Ongoing pandemic thwarts teen Halloween festivities

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Anoushka Mekerira

Sara Stone participates in a pumpkin carving contest with her friends in their social bubble.

With Halloween right around the corner, teenagers are forced to consider the ongoing pandemic when planning their festivities. 

COVID-19 has redefined social norms and activities, causing uncertainty to revolve around almost everything. Whether it be children or teens, this fall and Halloween will be very different from past years.

Teens highly anticipated this upcoming Halloween because it falls on a Saturday, will have a full moon, and will gain an extra hour from the end of daylight saving time. As expected, teens around the Bay Area share remorse for losing a rare lineup for a Halloween night.

This year, Great America postponed their Halloween Haunt, their annual Halloween attraction that dots haunted houses throughout the theme park. The attraction usually is a hotspot for teens and young adults throughout the spooky season, but due to COVID-19, it has been put off until it’s safe to conduct.

Further, the San Mateo County Department of Public Health issued its most recent COVID-19 safety guidelines for gatherings and social bubbles in its June 17 health order. In this order, Dr. Scott Morrow, the San Mateo County Health Officer, demoralizes meeting in gatherings of any size “because they carry a significant risk of exposure to COVID-19.”

Morrow also explained how individuals would be able to meet with specific people in small gatherings. Gatherings of 12 individuals or less from various households but within the same social bubble can organize to mingle as long as they are outdoors and complying with the safety guidelines.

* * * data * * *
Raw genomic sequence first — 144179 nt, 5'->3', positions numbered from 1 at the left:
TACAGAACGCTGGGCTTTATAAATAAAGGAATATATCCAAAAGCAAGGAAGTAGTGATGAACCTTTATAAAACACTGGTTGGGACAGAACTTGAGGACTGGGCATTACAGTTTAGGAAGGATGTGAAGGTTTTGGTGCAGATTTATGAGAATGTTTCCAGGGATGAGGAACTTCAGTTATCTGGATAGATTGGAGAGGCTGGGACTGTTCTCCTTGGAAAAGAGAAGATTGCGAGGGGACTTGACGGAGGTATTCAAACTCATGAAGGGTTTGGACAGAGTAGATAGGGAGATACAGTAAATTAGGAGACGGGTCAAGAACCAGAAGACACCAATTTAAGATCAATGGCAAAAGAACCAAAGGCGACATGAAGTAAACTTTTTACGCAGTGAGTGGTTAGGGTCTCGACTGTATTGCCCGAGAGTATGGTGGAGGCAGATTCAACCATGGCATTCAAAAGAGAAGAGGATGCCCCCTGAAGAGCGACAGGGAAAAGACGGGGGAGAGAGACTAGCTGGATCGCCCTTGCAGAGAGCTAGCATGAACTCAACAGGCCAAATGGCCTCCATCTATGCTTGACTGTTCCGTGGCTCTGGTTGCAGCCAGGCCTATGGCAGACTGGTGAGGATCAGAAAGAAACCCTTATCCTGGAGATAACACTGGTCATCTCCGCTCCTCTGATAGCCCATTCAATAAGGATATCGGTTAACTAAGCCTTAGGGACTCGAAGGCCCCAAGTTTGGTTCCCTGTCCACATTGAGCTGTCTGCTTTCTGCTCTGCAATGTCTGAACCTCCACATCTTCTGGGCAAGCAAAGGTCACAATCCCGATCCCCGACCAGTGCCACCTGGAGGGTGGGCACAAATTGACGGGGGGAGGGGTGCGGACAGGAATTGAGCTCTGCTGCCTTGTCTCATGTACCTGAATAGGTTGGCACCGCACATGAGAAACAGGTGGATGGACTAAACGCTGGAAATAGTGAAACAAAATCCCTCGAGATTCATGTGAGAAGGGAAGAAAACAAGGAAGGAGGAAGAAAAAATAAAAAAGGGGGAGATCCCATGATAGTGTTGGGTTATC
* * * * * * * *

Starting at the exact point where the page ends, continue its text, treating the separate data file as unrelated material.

Still, many teens are disappointed that San Mateo County prohibited Halloween gatherings and parties with people outside of a social bubble because they can’t attend any larger high school parties that night.

“It’s disappointing that Halloween isn’t going to be able to live up to its fullest extent this year. To find some sense of normality, I think if you are responsible, with a small group of friends and take proper social distancing precautions, then it’s a safe alternative than going to a big Halloween gathering,” sophomore Sara Stone said. 

Stone is working to find a fun and safe alternative that still has the Halloween spirit, and she isn’t the only teenager trying to find light in this odd Halloween. Abby Wong, a junior at Carlmont, expressed that she will be doing this Halloween. 

“Hanging out with a small, responsible group, watching a movie, anything to just enjoy the weekend should be fine,” Wong said.

 Additionally, Wong suggested spending time with family, watching spooky movies, baking festive treats, and pumpkin carving as safe activities for this Halloween. 

“Right now, my focus is on the importance of staying safe from COVID-19,” said Wong.

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